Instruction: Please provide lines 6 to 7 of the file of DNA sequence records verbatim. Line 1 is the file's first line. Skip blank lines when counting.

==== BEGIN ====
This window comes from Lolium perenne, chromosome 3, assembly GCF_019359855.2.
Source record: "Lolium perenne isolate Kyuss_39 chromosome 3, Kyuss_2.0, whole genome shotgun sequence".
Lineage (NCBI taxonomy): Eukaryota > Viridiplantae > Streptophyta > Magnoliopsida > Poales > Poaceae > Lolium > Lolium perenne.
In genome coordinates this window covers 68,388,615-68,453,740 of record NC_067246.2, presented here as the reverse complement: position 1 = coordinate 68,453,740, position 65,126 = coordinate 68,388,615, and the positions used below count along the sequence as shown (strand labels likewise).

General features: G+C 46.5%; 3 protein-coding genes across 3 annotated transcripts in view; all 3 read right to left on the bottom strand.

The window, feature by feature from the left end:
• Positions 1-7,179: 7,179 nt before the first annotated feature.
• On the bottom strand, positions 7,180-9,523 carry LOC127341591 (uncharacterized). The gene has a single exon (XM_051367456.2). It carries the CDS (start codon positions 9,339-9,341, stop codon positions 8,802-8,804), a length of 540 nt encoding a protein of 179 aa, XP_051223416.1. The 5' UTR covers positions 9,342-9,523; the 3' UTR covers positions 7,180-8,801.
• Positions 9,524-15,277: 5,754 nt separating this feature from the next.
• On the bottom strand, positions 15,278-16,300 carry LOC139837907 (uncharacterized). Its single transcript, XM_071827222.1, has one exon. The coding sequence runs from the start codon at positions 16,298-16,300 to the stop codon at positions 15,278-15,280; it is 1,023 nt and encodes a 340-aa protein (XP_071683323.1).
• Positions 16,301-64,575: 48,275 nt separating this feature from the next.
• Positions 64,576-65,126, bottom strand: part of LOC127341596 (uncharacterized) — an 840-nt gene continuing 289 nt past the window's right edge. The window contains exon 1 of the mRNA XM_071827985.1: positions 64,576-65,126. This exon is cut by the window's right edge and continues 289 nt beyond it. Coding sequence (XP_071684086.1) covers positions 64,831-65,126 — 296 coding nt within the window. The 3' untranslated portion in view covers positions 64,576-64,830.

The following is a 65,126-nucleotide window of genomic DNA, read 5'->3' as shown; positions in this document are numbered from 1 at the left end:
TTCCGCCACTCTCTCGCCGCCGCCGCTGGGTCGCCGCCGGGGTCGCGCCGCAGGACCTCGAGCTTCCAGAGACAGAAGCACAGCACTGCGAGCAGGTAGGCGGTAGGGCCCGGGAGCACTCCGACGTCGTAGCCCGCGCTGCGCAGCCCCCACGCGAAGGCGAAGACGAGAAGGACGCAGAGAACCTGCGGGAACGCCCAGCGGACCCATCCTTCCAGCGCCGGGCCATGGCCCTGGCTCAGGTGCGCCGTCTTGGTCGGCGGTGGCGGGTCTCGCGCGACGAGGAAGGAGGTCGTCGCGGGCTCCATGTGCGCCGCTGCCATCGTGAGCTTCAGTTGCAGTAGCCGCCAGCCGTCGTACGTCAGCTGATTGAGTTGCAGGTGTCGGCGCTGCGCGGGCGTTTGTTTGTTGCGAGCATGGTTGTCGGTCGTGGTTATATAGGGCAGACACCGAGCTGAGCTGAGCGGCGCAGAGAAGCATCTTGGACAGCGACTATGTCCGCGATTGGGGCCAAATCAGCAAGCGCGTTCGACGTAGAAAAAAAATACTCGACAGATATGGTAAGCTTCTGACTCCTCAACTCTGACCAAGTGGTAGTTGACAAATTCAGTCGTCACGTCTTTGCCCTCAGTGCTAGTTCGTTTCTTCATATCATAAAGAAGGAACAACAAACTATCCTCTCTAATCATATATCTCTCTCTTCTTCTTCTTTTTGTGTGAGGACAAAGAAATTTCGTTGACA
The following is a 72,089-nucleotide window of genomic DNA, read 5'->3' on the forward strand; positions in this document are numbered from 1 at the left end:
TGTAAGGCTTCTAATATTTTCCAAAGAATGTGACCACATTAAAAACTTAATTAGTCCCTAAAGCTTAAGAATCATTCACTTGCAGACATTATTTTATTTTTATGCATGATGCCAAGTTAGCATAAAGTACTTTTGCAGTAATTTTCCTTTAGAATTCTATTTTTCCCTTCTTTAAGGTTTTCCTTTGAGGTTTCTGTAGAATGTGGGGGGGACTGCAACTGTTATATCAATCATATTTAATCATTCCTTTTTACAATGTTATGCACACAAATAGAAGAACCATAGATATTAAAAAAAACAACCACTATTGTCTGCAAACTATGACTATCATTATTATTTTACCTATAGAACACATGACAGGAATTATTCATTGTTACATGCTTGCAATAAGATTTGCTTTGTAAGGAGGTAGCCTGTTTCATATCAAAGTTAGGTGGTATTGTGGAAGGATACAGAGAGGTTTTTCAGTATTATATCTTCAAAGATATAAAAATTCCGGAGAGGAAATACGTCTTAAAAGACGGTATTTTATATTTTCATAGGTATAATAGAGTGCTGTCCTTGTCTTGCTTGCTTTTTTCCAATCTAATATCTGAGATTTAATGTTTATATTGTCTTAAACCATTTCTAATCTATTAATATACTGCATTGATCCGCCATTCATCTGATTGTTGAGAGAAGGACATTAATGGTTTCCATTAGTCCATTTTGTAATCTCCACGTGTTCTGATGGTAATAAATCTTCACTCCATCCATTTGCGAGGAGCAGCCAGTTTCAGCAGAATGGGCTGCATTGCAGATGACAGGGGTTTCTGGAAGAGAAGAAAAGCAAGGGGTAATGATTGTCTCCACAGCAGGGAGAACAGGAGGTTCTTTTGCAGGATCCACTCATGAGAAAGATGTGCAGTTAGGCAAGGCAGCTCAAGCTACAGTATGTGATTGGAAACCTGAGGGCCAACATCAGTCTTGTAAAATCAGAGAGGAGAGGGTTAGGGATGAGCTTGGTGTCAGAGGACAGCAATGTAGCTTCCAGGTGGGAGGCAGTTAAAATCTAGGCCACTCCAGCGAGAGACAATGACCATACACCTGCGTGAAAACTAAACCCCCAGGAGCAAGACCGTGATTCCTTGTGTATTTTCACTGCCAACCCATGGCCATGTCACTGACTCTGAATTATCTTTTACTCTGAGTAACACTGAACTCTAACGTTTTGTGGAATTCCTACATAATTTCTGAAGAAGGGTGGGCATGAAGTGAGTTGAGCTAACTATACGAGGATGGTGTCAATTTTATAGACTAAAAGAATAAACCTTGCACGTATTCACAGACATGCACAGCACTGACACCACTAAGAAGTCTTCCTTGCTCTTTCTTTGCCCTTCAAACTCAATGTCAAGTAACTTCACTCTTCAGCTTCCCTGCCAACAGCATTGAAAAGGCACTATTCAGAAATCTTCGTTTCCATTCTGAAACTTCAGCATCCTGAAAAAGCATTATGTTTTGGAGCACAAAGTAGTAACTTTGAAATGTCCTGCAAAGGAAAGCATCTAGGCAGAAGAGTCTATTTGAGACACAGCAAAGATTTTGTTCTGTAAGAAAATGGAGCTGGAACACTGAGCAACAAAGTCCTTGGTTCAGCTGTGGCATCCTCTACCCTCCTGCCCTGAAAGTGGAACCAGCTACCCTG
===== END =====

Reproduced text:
The window, feature by feature from the left end:
• Positions 1-7,179: 7,179 nt before the first annotated feature.